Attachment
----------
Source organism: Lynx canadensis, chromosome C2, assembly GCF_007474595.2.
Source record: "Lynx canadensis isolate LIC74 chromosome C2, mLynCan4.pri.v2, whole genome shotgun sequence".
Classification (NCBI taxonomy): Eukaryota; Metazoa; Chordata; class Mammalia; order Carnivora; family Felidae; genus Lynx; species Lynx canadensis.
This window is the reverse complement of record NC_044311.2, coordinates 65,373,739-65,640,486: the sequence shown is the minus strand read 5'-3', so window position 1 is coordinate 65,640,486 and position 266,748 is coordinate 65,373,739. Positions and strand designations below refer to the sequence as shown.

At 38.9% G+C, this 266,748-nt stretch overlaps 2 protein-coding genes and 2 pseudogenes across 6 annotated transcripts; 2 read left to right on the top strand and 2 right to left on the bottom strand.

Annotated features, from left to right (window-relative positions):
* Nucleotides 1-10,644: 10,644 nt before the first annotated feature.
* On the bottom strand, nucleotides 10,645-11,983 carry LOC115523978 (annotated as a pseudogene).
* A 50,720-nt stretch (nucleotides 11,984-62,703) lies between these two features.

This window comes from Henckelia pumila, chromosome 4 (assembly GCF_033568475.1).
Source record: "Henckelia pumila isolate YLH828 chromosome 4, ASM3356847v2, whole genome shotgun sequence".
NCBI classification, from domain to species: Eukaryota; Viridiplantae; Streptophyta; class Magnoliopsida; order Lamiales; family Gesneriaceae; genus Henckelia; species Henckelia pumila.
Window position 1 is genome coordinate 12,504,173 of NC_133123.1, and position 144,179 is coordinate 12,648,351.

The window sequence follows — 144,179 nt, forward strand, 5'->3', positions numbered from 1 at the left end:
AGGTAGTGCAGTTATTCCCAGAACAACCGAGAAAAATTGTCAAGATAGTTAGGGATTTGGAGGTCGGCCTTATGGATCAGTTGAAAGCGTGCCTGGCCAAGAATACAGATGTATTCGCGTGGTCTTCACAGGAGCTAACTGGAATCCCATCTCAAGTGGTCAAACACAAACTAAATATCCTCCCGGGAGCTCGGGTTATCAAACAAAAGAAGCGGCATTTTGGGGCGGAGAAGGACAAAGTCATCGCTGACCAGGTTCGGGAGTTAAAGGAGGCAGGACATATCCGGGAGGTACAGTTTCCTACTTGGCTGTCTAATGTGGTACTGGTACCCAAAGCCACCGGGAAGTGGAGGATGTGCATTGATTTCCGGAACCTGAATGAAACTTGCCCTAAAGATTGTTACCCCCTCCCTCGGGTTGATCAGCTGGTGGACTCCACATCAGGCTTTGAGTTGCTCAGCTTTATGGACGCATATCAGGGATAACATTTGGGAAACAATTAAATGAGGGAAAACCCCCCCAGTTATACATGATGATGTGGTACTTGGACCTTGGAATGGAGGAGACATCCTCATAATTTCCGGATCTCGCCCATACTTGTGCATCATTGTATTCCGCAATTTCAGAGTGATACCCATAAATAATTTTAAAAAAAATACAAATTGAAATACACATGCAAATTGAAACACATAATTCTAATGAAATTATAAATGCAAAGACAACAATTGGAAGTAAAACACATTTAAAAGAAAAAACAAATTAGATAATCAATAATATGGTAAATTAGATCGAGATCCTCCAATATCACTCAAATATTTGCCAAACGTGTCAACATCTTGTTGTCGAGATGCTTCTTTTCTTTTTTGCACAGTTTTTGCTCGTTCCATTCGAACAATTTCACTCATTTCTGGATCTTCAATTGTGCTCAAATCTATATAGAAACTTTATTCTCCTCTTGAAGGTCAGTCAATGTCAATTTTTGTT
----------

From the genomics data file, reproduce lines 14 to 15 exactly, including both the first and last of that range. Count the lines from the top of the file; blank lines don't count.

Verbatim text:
The window sequence follows — 144,179 nt, forward strand, 5'->3', positions numbered from 1 at the left end:
AGGTAGTGCAGTTATTCCCAGAACAACCGAGAAAAATTGTCAAGATAGTTAGGGATTTGGAGGTCGGCCTTATGGATCAGTTGAAAGCGTGCCTGGCCAAGAATACAGATGTATTCGCGTGGTCTTCACAGGAGCTAACTGGAATCCCATCTCAAGTGGTCAAACACAAACTAAATATCCTCCCGGGAGCTCGGGTTATCAAACAAAAGAAGCGGCATTTTGGGGCGGAGAAGGACAAAGTCATCGCTGACCAGGTTCGGGAGTTAAAGGAGGCAGGACATATCCGGGAGGTACAGTTTCCTACTTGGCTGTCTAATGTGGTACTGGTACCCAAAGCCACCGGGAAGTGGAGGATGTGCATTGATTTCCGGAACCTGAATGAAACTTGCCCTAAAGATTGTTACCCCCTCCCTCGGGTTGATCAGCTGGTGGACTCCACATCAGGCTTTGAGTTGCTCAGCTTTATGGACGCATATCAGGGATAACATTTGGGAAACAATTAAATGAGGGAAAACCCCCCCAGTTATACATGATGATGTGGTACTTGGACCTTGGAATGGAGGAGACATCCTCATAATTTCCGGATCTCGCCCATACTTGTGCATCATTGTATTCCGCAATTTCAGAGTGATACCCATAAATAATTTTAAAAAAAATACAAATTGAAATACACATGCAAATTGAAACACATAATTCTAATGAAATTATAAATGCAAAGACAACAATTGGAAGTAAAACACATTTAAAAGAAAAAACAAATTAGATAATCAATAATATGGTAAATTAGATCGAGATCCTCCAATATCACTCAAATATTTGCCAAACGTGTCAACATCTTGTTGTCGAGATGCTTCTTTTCTTTTTTGCACAGTTTTTGCTCGTTCCATTCGAACAATTTCACTCATTTCTGGATCTTCAATTGTGCTCAAATCTATATAGAAACTTTATTCTCCTCTTGAAGGTCAGTCAATGTCAATTTTTGTT